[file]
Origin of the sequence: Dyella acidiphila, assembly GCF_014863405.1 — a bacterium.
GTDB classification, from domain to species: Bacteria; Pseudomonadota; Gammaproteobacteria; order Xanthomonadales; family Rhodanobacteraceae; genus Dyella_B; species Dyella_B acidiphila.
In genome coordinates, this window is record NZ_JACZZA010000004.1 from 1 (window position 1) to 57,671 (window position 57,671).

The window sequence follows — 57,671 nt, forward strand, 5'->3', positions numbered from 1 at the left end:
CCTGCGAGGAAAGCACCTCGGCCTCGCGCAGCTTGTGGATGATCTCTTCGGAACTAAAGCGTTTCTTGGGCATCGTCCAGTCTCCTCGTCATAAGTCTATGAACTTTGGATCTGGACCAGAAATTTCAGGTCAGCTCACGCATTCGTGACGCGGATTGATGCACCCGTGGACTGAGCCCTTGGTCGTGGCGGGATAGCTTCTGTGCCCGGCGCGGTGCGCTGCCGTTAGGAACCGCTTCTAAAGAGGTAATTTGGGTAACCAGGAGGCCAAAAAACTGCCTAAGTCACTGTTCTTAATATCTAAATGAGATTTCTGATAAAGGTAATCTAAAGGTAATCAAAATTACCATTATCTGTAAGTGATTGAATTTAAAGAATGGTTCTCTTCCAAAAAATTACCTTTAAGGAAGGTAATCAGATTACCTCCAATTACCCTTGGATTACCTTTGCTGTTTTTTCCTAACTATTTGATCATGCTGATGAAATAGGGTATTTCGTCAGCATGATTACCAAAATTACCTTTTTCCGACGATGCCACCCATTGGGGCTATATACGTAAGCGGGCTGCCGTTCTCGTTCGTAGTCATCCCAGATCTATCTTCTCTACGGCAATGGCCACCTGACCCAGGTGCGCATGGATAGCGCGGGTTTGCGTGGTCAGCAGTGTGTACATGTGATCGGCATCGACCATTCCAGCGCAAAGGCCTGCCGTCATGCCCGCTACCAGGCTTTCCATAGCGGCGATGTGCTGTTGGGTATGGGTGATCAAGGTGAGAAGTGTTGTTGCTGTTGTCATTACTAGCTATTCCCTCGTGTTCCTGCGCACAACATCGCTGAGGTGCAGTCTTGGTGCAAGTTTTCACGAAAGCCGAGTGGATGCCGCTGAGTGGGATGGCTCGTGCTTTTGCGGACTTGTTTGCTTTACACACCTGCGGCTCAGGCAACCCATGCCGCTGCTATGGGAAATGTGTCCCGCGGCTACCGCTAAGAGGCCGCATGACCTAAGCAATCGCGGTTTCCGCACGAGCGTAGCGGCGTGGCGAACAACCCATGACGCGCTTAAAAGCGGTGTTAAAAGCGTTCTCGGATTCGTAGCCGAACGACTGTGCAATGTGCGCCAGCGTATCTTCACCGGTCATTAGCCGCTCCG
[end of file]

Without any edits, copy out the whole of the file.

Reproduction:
Origin of the sequence: Dyella acidiphila, assembly GCF_014863405.1 — a bacterium.
GTDB classification, from domain to species: Bacteria; Pseudomonadota; Gammaproteobacteria; order Xanthomonadales; family Rhodanobacteraceae; genus Dyella_B; species Dyella_B acidiphila.
In genome coordinates, this window is record NZ_JACZZA010000004.1 from 1 (window position 1) to 57,671 (window position 57,671).

The window sequence follows — 57,671 nt, forward strand, 5'->3', positions numbered from 1 at the left end:
CCTGCGAGGAAAGCACCTCGGCCTCGCGCAGCTTGTGGATGATCTCTTCGGAACTAAAGCGTTTCTTGGGCATCGTCCAGTCTCCTCGTCATAAGTCTATGAACTTTGGATCTGGACCAGAAATTTCAGGTCAGCTCACGCATTCGTGACGCGGATTGATGCACCCGTGGACTGAGCCCTTGGTCGTGGCGGGATAGCTTCTGTGCCCGGCGCGGTGCGCTGCCGTTAGGAACCGCTTCTAAAGAGGTAATTTGGGTAACCAGGAGGCCAAAAAACTGCCTAAGTCACTGTTCTTAATATCTAAATGAGATTTCTGATAAAGGTAATCTAAAGGTAATCAAAATTACCATTATCTGTAAGTGATTGAATTTAAAGAATGGTTCTCTTCCAAAAAATTACCTTTAAGGAAGGTAATCAGATTACCTCCAATTACCCTTGGATTACCTTTGCTGTTTTTTCCTAACTATTTGATCATGCTGATGAAATAGGGTATTTCGTCAGCATGATTACCAAAATTACCTTTTTCCGACGATGCCACCCATTGGGGCTATATACGTAAGCGGGCTGCCGTTCTCGTTCGTAGTCATCCCAGATCTATCTTCTCTACGGCAATGGCCACCTGACCCAGGTGCGCATGGATAGCGCGGGTTTGCGTGGTCAGCAGTGTGTACATGTGATCGGCATCGACCATTCCAGCGCAAAGGCCTGCCGTCATGCCCGCTACCAGGCTTTCCATAGCGGCGATGTGCTGTTGGGTATGGGTGATCAAGGTGAGAAGTGTTGTTGCTGTTGTCATTACTAGCTATTCCCTCGTGTTCCTGCGCACAACATCGCTGAGGTGCAGTCTTGGTGCAAGTTTTCACGAAAGCCGAGTGGATGCCGCTGAGTGGGATGGCTCGTGCTTTTGCGGACTTGTTTGCTTTACACACCTGCGGCTCAGGCAACCCATGCCGCTGCTATGGGAAATGTGTCCCGCGGCTACCGCTAAGAGGCCGCATGACCTAAGCAATCGCGGTTTCCGCACGAGCGTAGCGGCGTGGCGAACAACCCATGACGCGCTTAAAAGCGGTGTTAAAAGCGTTCTCGGATTCGTAGCCGAACGACTGTGCAATGTGCGCCAGCGTATCTTCACCGGTCATTAGCCGCTCCG